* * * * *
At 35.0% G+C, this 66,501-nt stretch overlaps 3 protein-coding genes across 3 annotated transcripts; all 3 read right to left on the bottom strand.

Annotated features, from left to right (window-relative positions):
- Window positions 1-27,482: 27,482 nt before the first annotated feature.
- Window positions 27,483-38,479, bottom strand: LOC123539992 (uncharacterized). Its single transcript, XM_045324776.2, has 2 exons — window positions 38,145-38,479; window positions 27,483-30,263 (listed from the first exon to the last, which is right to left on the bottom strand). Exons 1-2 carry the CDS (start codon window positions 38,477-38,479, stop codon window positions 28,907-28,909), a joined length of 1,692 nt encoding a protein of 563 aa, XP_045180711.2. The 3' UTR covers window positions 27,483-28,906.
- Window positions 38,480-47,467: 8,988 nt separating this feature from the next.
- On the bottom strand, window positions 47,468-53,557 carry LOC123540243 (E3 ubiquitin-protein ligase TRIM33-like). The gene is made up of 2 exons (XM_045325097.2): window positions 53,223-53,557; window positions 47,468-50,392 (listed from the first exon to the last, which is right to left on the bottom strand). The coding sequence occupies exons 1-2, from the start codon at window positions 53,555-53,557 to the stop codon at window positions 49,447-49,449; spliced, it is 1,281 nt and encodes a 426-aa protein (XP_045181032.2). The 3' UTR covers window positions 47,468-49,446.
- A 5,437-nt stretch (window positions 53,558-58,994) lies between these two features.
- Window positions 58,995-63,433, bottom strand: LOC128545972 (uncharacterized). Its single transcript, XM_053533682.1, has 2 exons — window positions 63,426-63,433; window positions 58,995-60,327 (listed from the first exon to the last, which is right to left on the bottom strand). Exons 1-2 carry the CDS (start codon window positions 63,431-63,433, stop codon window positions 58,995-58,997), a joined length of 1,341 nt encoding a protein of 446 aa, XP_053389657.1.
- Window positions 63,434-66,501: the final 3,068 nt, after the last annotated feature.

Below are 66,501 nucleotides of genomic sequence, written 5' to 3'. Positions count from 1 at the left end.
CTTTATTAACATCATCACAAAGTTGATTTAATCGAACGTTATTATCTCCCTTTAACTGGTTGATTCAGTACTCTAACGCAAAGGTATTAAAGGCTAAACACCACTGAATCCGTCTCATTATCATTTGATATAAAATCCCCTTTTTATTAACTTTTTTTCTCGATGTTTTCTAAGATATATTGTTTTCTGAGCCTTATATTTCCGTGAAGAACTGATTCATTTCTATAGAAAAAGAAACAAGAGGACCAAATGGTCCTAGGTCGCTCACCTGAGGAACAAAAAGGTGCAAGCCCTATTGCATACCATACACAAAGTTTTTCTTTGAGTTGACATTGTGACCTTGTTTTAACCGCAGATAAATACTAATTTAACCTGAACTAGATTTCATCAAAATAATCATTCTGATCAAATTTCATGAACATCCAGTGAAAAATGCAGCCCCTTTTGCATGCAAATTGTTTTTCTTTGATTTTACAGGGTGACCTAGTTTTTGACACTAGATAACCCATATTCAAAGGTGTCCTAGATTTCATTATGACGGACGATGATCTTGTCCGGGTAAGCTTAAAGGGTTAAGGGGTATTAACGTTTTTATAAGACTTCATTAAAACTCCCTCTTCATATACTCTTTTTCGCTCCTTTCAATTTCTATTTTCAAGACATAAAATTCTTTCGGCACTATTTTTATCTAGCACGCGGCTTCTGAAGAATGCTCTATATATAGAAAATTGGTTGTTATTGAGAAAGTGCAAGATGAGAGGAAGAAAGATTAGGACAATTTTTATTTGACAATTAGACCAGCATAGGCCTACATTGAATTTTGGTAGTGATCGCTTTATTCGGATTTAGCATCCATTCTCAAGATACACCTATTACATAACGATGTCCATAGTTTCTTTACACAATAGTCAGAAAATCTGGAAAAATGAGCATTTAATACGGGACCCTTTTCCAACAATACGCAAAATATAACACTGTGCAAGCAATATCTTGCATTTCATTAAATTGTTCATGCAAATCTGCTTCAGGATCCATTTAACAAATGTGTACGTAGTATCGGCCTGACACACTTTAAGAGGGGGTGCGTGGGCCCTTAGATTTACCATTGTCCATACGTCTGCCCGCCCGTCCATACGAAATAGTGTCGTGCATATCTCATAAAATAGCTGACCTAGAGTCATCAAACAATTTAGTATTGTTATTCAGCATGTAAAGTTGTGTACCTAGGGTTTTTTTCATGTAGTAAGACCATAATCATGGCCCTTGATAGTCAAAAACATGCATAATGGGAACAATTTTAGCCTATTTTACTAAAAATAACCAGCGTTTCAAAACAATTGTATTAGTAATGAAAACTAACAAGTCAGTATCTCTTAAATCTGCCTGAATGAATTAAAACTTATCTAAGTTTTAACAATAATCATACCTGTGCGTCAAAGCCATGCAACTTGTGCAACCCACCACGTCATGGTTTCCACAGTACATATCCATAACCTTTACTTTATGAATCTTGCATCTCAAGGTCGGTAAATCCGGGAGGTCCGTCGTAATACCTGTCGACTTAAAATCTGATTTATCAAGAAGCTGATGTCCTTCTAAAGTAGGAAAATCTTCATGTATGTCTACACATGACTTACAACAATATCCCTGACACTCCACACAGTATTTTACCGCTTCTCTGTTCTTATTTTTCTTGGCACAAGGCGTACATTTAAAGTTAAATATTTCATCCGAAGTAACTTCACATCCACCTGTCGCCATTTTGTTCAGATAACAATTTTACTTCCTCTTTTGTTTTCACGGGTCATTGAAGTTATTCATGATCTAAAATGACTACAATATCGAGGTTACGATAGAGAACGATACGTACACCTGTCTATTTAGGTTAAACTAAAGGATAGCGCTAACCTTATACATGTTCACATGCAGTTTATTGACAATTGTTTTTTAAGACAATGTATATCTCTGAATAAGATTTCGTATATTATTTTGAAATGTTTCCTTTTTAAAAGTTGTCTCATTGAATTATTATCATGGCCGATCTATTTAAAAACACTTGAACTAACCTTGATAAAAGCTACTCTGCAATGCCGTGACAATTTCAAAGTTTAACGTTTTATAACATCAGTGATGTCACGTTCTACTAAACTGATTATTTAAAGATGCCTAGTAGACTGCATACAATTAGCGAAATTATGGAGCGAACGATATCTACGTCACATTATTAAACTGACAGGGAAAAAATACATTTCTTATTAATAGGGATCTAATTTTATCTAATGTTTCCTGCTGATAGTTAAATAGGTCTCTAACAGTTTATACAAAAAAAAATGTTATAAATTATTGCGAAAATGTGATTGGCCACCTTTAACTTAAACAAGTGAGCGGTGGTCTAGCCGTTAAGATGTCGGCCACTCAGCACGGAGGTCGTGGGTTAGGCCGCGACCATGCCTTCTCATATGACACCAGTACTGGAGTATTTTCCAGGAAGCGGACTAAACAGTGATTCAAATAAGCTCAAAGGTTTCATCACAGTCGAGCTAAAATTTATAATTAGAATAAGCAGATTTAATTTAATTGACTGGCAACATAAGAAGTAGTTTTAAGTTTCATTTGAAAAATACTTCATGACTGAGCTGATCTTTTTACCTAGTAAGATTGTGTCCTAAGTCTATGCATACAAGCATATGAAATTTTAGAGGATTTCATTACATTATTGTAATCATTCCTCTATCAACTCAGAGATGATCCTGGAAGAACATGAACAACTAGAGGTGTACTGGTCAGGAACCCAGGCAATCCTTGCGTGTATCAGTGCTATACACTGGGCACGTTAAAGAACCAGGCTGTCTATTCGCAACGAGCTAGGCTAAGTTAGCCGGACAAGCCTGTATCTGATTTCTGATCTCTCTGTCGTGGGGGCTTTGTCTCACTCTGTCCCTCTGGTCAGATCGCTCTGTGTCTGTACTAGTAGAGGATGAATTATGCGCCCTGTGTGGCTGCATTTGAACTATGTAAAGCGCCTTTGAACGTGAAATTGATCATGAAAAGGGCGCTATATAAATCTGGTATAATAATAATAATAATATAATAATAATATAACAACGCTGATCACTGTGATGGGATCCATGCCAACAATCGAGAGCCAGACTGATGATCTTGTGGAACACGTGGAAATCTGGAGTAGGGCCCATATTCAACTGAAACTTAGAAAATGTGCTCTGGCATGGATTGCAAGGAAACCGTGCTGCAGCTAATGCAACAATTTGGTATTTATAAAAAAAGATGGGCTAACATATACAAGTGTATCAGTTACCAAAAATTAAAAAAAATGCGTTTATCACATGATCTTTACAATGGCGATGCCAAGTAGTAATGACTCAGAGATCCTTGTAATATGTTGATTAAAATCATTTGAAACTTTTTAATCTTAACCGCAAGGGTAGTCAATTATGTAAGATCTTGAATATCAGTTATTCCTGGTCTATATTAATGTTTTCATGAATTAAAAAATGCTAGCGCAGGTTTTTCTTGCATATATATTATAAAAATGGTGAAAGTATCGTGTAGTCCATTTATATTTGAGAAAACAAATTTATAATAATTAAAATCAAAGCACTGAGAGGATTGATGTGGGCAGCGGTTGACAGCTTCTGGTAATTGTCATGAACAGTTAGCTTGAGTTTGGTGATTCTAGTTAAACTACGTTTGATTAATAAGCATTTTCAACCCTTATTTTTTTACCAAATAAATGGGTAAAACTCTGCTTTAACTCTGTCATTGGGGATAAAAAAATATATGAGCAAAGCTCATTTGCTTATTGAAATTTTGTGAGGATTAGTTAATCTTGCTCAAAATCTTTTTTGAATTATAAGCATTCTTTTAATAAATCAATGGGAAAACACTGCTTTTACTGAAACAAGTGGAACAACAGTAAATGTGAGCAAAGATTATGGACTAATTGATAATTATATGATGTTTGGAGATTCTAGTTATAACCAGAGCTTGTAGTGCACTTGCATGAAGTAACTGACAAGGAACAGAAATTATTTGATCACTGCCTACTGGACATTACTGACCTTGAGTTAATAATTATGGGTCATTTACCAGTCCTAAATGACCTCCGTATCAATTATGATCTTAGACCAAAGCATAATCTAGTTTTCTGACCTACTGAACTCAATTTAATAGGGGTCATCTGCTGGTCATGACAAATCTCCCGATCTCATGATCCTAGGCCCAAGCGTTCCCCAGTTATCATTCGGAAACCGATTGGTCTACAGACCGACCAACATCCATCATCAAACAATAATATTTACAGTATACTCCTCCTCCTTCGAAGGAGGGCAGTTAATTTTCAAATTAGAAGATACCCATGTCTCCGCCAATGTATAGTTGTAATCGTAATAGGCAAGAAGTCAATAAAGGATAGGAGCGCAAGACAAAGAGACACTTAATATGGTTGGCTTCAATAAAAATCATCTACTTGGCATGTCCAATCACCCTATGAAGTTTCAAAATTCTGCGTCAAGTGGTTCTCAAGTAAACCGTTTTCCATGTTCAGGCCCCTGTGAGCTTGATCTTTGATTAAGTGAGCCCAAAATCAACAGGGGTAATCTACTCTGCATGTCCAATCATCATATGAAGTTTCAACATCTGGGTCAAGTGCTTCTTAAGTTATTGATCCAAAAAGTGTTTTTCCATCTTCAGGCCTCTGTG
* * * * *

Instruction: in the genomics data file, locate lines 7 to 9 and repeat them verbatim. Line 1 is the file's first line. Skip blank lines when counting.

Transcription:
- A 5,437-nt stretch (window positions 53,558-58,994) lies between these two features.
- Window positions 58,995-63,433, bottom strand: LOC128545972 (uncharacterized). Its single transcript, XM_053533682.1, has 2 exons — window positions 63,426-63,433; window positions 58,995-60,327 (listed from the first exon to the last, which is right to left on the bottom strand). Exons 1-2 carry the CDS (start codon window positions 63,431-63,433, stop codon window positions 58,995-58,997), a joined length of 1,341 nt encoding a protein of 446 aa, XP_053389657.1.
- Window positions 63,434-66,501: the final 3,068 nt, after the last annotated feature.